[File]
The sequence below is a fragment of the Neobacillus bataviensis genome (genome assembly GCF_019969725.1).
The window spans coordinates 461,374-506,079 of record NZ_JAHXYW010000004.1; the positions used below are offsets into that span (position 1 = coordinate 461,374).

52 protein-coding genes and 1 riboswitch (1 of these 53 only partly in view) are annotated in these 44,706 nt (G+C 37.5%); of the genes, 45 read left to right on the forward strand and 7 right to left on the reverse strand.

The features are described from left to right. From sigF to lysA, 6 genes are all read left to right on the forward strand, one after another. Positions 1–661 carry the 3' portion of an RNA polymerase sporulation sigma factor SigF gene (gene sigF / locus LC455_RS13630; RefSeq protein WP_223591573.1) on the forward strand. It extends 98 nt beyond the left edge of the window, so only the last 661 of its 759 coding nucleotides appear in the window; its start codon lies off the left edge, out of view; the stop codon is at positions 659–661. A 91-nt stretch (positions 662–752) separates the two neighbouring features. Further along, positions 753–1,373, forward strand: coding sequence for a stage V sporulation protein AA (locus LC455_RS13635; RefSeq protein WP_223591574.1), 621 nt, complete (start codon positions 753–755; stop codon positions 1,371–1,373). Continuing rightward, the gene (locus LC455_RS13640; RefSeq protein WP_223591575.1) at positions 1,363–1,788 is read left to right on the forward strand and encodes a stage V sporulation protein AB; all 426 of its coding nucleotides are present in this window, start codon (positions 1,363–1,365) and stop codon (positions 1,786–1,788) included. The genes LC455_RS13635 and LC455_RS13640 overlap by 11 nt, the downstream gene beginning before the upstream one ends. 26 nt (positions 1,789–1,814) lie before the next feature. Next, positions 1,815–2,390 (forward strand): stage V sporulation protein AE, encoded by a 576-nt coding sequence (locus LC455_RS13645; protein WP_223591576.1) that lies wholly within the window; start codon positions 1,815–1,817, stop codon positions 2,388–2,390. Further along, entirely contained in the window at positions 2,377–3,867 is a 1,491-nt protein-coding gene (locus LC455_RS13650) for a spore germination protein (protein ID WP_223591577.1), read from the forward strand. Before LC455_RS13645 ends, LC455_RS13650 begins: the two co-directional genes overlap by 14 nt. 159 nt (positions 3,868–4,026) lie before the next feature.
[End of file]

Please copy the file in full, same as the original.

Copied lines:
The sequence below is a fragment of the Neobacillus bataviensis genome (genome assembly GCF_019969725.1).
The window spans coordinates 461,374-506,079 of record NZ_JAHXYW010000004.1; the positions used below are offsets into that span (position 1 = coordinate 461,374).

52 protein-coding genes and 1 riboswitch (1 of these 53 only partly in view) are annotated in these 44,706 nt (G+C 37.5%); of the genes, 45 read left to right on the forward strand and 7 right to left on the reverse strand.

The features are described from left to right. From sigF to lysA, 6 genes are all read left to right on the forward strand, one after another. Positions 1–661 carry the 3' portion of an RNA polymerase sporulation sigma factor SigF gene (gene sigF / locus LC455_RS13630; RefSeq protein WP_223591573.1) on the forward strand. It extends 98 nt beyond the left edge of the window, so only the last 661 of its 759 coding nucleotides appear in the window; its start codon lies off the left edge, out of view; the stop codon is at positions 659–661. A 91-nt stretch (positions 662–752) separates the two neighbouring features. Further along, positions 753–1,373, forward strand: coding sequence for a stage V sporulation protein AA (locus LC455_RS13635; RefSeq protein WP_223591574.1), 621 nt, complete (start codon positions 753–755; stop codon positions 1,371–1,373). Continuing rightward, the gene (locus LC455_RS13640; RefSeq protein WP_223591575.1) at positions 1,363–1,788 is read left to right on the forward strand and encodes a stage V sporulation protein AB; all 426 of its coding nucleotides are present in this window, start codon (positions 1,363–1,365) and stop codon (positions 1,786–1,788) included. The genes LC455_RS13635 and LC455_RS13640 overlap by 11 nt, the downstream gene beginning before the upstream one ends. 26 nt (positions 1,789–1,814) lie before the next feature. Next, positions 1,815–2,390 (forward strand): stage V sporulation protein AE, encoded by a 576-nt coding sequence (locus LC455_RS13645; protein WP_223591576.1) that lies wholly within the window; start codon positions 1,815–1,817, stop codon positions 2,388–2,390. Further along, entirely contained in the window at positions 2,377–3,867 is a 1,491-nt protein-coding gene (locus LC455_RS13650) for a spore germination protein (protein ID WP_223591577.1), read from the forward strand. Before LC455_RS13645 ends, LC455_RS13650 begins: the two co-directional genes overlap by 14 nt. 159 nt (positions 3,868–4,026) lie before the next feature.